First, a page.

Workshop Schedule


All Thursday Sessions take place in Gross 270 or in the Winter Garden outside the room    
Time Speaker Seminar Title Seminar Abstract
8:30-9:00 Breakfast and Welcome
9:00-10:00 Jon Woon Behavioral Inference, Beliefs, and Strategic Sophistication This session provides an overview of using incentivized experiments for theory testing and behavioral inference. The close relationship between theoretical models and experiments provides a way to develop and refine new models of preferences and strategic sophistication, while also highlighting the importance of beliefs and learning to a greater extent than in classical models.
10:00-10:15 Break
10:15-11:15 David Siegel Stochastic and Computational Modeling This session provides an overview to tools of formal theory often useful in the instantiation and analysis of behavioral models, i.e., models which make extensive use of assumptions grounded in the behavioral literature. We’ll discuss the connections between stochastic processes and computational models, differences from and similarities to game theory, and how one might acquire and use this toolkit to further one’s own research.
11:15-11:30 Break
11:30-12:30 Rachel Kranton Beyond Money and Markets Much of economic and political activity is shaped by social norms and social relations.  This session provides an overview of how economists model and understand norms and networks.  Starting with a canonical model of preferences, the seminar will present the model of decision-making where people care about who are they and about how they and others are supposed to behave.  The seminar will also show how economists incorporate social and other connections into formal models of interaction.
12:30-1:30 Lunch
1:30-2:30 Mark Turner Cognitive Neuroscientific Models of Decision-Making As models of human decision-making are changing, the correlated cognitive neuroscientific models have changed. We are now in a new age of cognitive neuroscientific analysis, considerably removed from the theoretical approaches that seemed to accord with early game-theoretic models of choosing.  This session will briefly review the historical relationship between models of decision-making and cognitive neuroscientific models of brain operation, with emphasis on new directions from cognitive neuroscience for the theory of decision-making.
2:30-2:45 Break
2:45-3:45 Rick Wilson Canonical Incentivized Behavioral Measures This session will cover several standard measures we have developed for risk, time discounting, pro social preferences, etc. It will provide online examples, talk about design and provide some correlations with non-incentivized instruments measuring the same things.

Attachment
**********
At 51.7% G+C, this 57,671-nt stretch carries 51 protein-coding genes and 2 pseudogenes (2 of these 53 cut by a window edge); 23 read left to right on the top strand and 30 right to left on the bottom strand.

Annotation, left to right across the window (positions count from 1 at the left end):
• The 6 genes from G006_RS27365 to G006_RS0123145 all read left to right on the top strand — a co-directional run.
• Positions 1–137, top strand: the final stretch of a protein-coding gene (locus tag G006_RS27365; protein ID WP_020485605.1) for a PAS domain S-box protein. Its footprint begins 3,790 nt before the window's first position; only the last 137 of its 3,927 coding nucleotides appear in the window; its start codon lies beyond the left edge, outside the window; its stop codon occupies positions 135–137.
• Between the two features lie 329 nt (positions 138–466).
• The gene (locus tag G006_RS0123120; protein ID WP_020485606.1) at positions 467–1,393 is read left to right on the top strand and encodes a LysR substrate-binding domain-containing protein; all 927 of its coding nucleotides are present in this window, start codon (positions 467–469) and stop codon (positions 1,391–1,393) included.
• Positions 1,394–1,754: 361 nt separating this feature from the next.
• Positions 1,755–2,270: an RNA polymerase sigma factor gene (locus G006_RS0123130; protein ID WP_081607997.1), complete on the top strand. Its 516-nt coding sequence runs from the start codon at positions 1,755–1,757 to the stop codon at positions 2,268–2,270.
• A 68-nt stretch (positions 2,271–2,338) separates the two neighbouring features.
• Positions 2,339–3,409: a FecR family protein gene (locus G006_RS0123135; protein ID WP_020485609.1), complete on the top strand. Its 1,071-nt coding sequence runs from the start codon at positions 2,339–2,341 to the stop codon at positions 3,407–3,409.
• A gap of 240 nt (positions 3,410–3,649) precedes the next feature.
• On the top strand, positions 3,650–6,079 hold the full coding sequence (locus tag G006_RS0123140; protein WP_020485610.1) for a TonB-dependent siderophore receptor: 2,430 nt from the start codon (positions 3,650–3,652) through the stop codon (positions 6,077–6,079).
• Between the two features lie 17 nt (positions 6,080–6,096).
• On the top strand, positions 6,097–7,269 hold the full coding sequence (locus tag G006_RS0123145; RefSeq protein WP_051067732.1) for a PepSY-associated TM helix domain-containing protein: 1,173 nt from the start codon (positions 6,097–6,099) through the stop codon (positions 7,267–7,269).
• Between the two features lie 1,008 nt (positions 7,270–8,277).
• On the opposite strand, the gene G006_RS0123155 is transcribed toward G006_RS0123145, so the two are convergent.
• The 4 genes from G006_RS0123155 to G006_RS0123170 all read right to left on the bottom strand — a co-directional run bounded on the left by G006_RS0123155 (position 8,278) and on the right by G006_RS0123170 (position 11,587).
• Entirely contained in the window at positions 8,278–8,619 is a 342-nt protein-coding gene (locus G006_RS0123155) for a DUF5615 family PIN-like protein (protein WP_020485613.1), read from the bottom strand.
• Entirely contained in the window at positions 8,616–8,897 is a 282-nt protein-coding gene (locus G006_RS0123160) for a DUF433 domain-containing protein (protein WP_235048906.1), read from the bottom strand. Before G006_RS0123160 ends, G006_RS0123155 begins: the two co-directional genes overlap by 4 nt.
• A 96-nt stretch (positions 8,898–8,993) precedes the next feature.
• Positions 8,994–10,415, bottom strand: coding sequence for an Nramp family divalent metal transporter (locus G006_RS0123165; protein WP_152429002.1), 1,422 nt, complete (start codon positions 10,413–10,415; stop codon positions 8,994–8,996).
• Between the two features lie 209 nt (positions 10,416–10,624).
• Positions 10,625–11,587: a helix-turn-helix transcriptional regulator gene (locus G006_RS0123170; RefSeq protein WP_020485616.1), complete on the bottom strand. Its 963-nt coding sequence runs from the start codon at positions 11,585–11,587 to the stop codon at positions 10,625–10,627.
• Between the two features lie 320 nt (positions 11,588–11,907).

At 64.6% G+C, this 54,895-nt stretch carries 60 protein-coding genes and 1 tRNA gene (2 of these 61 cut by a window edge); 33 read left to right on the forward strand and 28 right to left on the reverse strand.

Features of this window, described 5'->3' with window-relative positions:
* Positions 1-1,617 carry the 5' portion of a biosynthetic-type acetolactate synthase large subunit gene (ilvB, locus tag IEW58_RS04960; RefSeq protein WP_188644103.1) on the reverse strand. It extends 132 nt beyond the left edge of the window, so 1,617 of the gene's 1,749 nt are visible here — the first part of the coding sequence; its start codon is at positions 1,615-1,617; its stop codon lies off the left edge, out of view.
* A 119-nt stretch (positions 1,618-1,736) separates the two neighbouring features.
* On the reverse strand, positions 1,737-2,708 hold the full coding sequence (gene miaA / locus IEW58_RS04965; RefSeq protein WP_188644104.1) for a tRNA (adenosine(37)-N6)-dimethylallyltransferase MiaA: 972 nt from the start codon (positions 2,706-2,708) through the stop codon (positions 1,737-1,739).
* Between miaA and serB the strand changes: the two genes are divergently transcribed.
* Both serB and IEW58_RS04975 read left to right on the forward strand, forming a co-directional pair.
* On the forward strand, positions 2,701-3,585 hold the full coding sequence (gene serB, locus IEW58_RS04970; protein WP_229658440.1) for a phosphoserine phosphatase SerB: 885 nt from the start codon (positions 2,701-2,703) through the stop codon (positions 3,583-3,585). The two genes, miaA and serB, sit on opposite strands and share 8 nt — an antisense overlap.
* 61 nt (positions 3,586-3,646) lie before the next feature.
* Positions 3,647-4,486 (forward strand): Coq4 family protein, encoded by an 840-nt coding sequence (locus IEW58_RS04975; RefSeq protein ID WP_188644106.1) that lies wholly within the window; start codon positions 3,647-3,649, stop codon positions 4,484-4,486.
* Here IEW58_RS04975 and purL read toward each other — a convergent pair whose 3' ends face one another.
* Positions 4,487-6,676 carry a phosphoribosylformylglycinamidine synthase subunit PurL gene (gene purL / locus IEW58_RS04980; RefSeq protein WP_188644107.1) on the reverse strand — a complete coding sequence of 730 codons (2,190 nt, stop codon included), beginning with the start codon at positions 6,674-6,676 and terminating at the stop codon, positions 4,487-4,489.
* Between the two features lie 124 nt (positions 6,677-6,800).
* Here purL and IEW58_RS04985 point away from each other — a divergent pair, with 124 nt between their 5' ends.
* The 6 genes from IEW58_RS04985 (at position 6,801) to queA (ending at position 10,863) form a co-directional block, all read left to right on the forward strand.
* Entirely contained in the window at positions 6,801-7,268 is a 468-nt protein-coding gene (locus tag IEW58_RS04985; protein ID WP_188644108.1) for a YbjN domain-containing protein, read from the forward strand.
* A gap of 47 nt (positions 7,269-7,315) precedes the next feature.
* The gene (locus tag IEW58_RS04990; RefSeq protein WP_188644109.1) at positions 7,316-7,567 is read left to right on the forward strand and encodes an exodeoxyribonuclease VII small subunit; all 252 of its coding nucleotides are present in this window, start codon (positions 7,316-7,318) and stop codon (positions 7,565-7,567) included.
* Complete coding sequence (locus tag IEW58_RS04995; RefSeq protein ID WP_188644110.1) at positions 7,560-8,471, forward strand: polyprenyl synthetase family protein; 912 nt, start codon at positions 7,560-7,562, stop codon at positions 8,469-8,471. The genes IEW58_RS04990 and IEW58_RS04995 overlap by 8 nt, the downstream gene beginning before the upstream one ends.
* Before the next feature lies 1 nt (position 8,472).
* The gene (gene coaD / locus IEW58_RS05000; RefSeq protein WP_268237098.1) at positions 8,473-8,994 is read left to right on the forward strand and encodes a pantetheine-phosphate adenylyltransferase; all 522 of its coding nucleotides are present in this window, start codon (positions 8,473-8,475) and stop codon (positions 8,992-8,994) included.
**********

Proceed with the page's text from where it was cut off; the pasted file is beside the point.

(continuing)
3:45-4:00 Break
4:00-5:00 Liz Carlson Using (and Abusing) Field Experiments to Test New Theories Before running a field experiment, there are practical steps to take that will help ensure the experiment will return useful and publishable results. But laying the groundwork for a field experiment includes far more than power analyses and pre-registration. Field experiments have high material and ethical costs. Strong and accurate priors about subjects’ response to treatment are necessary to avoid wasting resources on treatments that have little chance ex ante of producing effects and, more importantly, to anticipate and avoid introducing serious real-world harm. Developing such priors requires a complete research agenda with solid theoretical models and clearly identified assumptions, both of which have been repeatedly tested with less risky approaches.  Using field experiments to test novel theories is neither efficient nor ethical. In this session, I will give examples of both proper and problematic field experiments, and identify how researchers can determine whether a field experiment is an appropriate way to test their theory.
5:00-5:15 Break
5:15-6:15 Eric Dickson Psychological Approaches to Modeling Politics This session focuses on the nexus between social psychological and game theoretic approaches to studying politics. It offers an introduction to the inclusion of psychological insights into game theoretic models, and argues that both psychological and game theoretic research can be improved by the incorporation of ideas and methods from the opposite methodological tradition. Implications for empirical and experimental research are also discussed.
6:30-8:30 Mentoring Dinner